New Delhi, Jan 9 (IANS) Alliance woes multiplied for the Congress — already facing salvoes from a belligerent Trinamool Congress — with coalition partner in Maharashtra, the Nationalist Congress Party (NCP) Monday demanding that the party take an early decision on finalising seat-sharing for the Mumbai civic polls.
Though the NCP said it had not issued an ultimatum to the Congress, it emphasised the need for a quick decision on alliance between two parties for the Brihanmumbai Municipal Corporation (BMC) elections. The Congress said it was talking to NCP to arrive at an understanding, but did not categorically say if an accord will be reached for the Feb 16 polls.
The Congress also sought to play down remarks of Trinamool Congress chief Mamata Banerjee who had last week thrown an open challenge to the party to walk out of the alliance government in West Bengal.
NCP leader Tariq Anwar said here Monday that party chief Sharad Pawar had not set a deadline to the Congress, but also made it clear that the party was prepared to go it alone in BMC polls.
‘It is not a deadline. The sooner an alliance is formed the better it is. It should be formed in time for the polls,’ Anwar told IANS. He said that in the last BMC elections in 2007, seat sharing talks between the two parties had dragged on till the end and then fizzled out.
‘It was a setback for us,’ Anwar said.
Pawar, who is union agriculture minister, had Sunday asked the Congress to finalise its plans for an alliance and seat-sharing for the Mumbai civic polls by Monday.
Pawar’s ultimatum came even as Congress has faced barbs from an increasingly assertive Trinamool Congress.
Following Pawar’s ultimatum, given Sunday, Maharashtra Chief Minister Prithviraj Chavan came to Delhi to discuss seat sharing with senior Congress party leaders.
Congress sources said Chavan had discussions with Defence Minister A.K. Antony and Ahmed Patel, political secretary to Congress president Sonia Gandhi.
NCP spokesperson D.P. Tripathi said the party was ‘pressing’ for an alliance with Congress in order to ‘defeat the Shiv Sena-BJP combine’.
Expressing hope that ‘everything will be fine’, Congress MP from Nagpur Vilas Muttemwar said ‘the issue would be resolved soon’.
Congress spokesperson Rashid Alvi said that talks with NCP were continuing.
‘Whatever the decision, you will be informed,’ Alvi said.
Alvi did not respond to remarks of Banerjee, saying Trinamool was ‘part of UPA governemnt’.
‘Very soon we will be able to sort out all the differences whether with Trinamool or any other ally,’ Alvi said.
Congress sources said that the party was willing to give around 50 seats to NCP against its demand for 65 seats out of 232 (five members are nominated) in the BMC polls.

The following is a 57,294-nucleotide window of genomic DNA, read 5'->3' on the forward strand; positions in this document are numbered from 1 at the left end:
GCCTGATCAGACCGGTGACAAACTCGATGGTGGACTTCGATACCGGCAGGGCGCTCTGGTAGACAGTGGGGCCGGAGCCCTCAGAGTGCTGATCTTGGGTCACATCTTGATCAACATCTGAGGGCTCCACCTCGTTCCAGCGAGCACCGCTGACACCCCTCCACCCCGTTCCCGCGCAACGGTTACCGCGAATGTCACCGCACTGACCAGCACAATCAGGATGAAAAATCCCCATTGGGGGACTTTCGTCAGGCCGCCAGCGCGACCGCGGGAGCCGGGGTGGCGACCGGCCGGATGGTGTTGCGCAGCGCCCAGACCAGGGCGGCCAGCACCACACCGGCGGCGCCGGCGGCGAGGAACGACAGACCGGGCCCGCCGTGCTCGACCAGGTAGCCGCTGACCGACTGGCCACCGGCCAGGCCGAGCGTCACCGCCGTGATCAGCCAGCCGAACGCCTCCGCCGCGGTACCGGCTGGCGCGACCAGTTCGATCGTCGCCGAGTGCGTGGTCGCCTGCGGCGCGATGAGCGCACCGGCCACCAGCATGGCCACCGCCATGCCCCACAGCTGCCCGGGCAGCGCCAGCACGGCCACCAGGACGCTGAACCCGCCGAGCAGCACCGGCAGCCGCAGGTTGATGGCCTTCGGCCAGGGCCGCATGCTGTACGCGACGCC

In the 2007 polls, the Congress won 83 seats against just 19 for the NCP.
The Shiv Sena won 85 seats and the BJP got 29.
The announcement of civic polls for Feb 16 virtually heralds the battle for the country’s biggest and richest civic corporation with an annual budget of over Rs.21,000 crore.
Political observers termed Pawar’s statement as mere ‘political posturing to get a good deal ahead of the municipal corporation polls’ and said ‘the Congress must assert itself’.
‘The Congress should assert itself. Pawar’s threat is good for the Congress as it would galvanise the grand old party into taking action on the alliance,’ political analyst N. Bhaskara Rao told IANS, adding: ‘A seat sharing arrangement will help both the parties fight the Shiv Sena-Bharatiya Janata Party combine, which controls BMC at present.’
‘Pawar is better than Mamata, who is very unpredictable,’ said Rao.
Ashok Wankhede, an expert in Maharashtra politics, too said that ‘an assertive Congress would be in a better position to strike a good deal with the NCP’.
‘The Congress needs to get assertive to gain the game as it stands to benefit from an alliance,’ Wankhede told IANS.
Political experts said the NCP is bullish on the municipal corporation polls after its success in the recent municipal council elections across the state.
As many as 10 municipal corporations are going to polls Feb 16.
While NCP is seeking a hard bargain from the Congress for civic polls, Trinamool Congress has differed from the party on several issues over the past month including foreign equity in multi-brand retail and Lokpal bill.